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Rosetta Stone for climate action unveiled on Schuman roundabout
A replica of the Rosetta Stone, intended to be a symbol of the need for climate action ahead of the COP27 conference taking place in Egypt, has been unveiled next to the Schuman roundabout in Brussels.
“This stone symbolises our anger and our hope,” said Stéphane Vanden Eede, representative for the organisation Pakman, which is behind the installation, which was sculpted by Véronique Choppinet.
“Hope that after 50 lost years, we as citizens and politicians will take the necessary steps to fight climate change. We are no longer heading for a wall, we are just standing in front of it. It will take time and generations to rebuild the idyllic land that we have all allowed to be destroyed.”
Pakman is a collective that sprung out of the publishing of a 2022 white paper titled “Wanted: The IPCC Sixth Assessment Report,” which denounced the climate denial entangling both civil society and political bodies.
Its name is a nod to the video game character “which gobbles up everything in its path”, and the collective describes itself as being made up of citizens from every walk of life “coming together to denounce climate denial and push every level of power to take, swiftly and democratically, the urgent decisions which are required by the situation”.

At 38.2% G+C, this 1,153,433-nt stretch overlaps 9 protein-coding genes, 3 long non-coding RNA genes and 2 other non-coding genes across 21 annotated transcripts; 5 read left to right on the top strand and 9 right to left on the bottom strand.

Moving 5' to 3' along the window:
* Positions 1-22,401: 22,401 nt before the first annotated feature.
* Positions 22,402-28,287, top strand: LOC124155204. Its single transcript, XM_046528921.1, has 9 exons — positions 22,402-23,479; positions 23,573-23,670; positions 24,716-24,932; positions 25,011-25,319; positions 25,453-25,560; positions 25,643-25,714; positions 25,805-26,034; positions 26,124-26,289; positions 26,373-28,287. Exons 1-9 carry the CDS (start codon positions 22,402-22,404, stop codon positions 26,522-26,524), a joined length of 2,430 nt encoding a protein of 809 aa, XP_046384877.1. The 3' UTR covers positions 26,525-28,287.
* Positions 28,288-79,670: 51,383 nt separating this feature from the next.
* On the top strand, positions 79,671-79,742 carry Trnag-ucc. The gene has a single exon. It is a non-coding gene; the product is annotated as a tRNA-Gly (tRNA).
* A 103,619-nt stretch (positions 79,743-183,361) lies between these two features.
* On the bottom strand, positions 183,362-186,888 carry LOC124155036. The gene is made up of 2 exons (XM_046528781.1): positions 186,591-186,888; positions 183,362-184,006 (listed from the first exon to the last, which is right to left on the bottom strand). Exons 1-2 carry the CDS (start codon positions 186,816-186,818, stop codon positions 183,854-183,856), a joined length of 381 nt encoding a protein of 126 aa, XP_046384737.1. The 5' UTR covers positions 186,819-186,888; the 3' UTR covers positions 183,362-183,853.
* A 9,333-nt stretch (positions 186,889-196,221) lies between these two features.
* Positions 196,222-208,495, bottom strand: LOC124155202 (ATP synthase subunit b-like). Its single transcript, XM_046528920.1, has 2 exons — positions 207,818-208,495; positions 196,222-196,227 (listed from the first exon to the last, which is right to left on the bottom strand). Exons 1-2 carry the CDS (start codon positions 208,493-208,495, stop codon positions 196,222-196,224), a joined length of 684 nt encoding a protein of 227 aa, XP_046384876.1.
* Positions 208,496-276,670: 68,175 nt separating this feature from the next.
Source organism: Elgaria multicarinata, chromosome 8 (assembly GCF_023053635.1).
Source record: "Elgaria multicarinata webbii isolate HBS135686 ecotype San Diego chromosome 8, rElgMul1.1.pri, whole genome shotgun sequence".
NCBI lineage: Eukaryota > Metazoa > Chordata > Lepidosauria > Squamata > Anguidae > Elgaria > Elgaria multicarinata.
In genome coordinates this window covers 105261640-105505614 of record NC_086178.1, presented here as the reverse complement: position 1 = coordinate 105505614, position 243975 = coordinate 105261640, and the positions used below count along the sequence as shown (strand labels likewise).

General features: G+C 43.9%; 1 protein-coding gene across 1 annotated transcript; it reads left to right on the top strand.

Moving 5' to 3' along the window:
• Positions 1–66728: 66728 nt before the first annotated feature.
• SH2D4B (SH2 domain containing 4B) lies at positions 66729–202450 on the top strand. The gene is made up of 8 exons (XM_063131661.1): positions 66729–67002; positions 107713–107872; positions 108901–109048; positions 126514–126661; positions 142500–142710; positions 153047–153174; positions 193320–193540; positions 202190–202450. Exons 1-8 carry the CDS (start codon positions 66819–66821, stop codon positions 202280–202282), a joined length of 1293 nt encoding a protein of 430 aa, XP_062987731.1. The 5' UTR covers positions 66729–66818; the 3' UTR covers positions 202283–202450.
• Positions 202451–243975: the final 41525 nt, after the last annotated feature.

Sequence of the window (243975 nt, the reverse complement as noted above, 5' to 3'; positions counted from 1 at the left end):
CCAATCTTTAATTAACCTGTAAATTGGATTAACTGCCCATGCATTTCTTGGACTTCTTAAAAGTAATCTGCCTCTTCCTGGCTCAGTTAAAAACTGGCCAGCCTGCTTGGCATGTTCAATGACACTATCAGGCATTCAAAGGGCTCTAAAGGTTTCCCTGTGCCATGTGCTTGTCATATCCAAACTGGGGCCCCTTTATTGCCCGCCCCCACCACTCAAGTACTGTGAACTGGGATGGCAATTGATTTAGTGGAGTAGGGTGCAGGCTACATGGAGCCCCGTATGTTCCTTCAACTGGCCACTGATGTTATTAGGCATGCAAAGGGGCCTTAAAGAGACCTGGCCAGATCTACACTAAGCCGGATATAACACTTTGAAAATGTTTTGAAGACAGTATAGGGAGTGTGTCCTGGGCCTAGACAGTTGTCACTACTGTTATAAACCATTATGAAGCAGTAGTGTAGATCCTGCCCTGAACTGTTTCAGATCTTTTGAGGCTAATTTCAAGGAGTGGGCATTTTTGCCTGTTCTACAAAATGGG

The four sides of the Rosetta Stone are decorated with statements in four languages: French, Dutch, German and English.
As COP27 takes place from 6 to 20 November in Egypt, a 150m² tent on Place Schuman will simultaneously host citizens' assemblies and ‘climate nights’, during which debate and information sharing can occur regarding themes such as democracy, energy and agriculture.
The message on the stone is one of anger at inaction regarding the changing climate, along with a warning to future generations, a reminder of the 1972 Meadows report on climate change and the lack of progress since then.
“My anger is that of a young man who, in 1992, at the Earth Summit in Rio de Janeiro, thought that after the Cold War, the money that was used for weapons would now be invested in the climate,” said Nicolas Van Nuffel of the Climate Coalition.
“Now, 30 years later, some small progress has been made but it is not enough. Billions are still being invested in the coal and oil industries, even though we knew as far back as then that they were the cause of the problem.”
Van Nuffel said that at the climate summit held in Copenhagen 13 years ago, promises were made that were then not kept.
“It was agreed that the most developed countries, which have polluted the most, would deposit $100 billion a year into a fund to enable developing countries to survive the climate transition,” said Van Nuffel. “Last year, only $80 billion was disbursed.”